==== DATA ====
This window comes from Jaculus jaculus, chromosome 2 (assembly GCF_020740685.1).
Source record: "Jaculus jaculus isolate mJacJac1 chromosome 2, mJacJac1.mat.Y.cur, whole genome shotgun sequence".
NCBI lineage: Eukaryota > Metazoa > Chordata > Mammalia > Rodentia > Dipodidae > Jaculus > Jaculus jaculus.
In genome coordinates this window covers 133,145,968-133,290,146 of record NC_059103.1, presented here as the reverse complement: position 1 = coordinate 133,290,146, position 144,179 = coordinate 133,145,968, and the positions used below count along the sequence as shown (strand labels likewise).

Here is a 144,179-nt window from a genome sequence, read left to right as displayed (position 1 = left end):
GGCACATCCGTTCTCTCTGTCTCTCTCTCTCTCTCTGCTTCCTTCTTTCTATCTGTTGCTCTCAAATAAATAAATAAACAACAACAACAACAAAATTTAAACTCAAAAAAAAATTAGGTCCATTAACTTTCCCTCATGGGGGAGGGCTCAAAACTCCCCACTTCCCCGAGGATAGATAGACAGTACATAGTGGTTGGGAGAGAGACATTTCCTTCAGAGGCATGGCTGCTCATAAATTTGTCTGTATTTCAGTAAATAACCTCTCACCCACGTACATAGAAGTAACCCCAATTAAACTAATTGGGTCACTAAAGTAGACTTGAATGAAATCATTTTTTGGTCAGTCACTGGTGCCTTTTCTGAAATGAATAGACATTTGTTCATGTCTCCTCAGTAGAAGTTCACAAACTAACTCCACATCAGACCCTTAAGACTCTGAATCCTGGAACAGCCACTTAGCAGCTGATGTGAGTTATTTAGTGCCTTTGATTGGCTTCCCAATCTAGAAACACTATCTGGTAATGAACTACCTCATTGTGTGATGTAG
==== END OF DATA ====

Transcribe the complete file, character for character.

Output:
This window comes from Jaculus jaculus, chromosome 2 (assembly GCF_020740685.1).
Source record: "Jaculus jaculus isolate mJacJac1 chromosome 2, mJacJac1.mat.Y.cur, whole genome shotgun sequence".
NCBI lineage: Eukaryota > Metazoa > Chordata > Mammalia > Rodentia > Dipodidae > Jaculus > Jaculus jaculus.
In genome coordinates this window covers 133,145,968-133,290,146 of record NC_059103.1, presented here as the reverse complement: position 1 = coordinate 133,290,146, position 144,179 = coordinate 133,145,968, and the positions used below count along the sequence as shown (strand labels likewise).

Here is a 144,179-nt window from a genome sequence, read left to right as displayed (position 1 = left end):
GGCACATCCGTTCTCTCTGTCTCTCTCTCTCTCTCTGCTTCCTTCTTTCTATCTGTTGCTCTCAAATAAATAAATAAACAACAACAACAACAAAATTTAAACTCAAAAAAAAATTAGGTCCATTAACTTTCCCTCATGGGGGAGGGCTCAAAACTCCCCACTTCCCCGAGGATAGATAGACAGTACATAGTGGTTGGGAGAGAGACATTTCCTTCAGAGGCATGGCTGCTCATAAATTTGTCTGTATTTCAGTAAATAACCTCTCACCCACGTACATAGAAGTAACCCCAATTAAACTAATTGGGTCACTAAAGTAGACTTGAATGAAATCATTTTTTGGTCAGTCACTGGTGCCTTTTCTGAAATGAATAGACATTTGTTCATGTCTCCTCAGTAGAAGTTCACAAACTAACTCCACATCAGACCCTTAAGACTCTGAATCCTGGAACAGCCACTTAGCAGCTGATGTGAGTTATTTAGTGCCTTTGATTGGCTTCCCAATCTAGAAACACTATCTGGTAATGAACTACCTCATTGTGTGATGTAG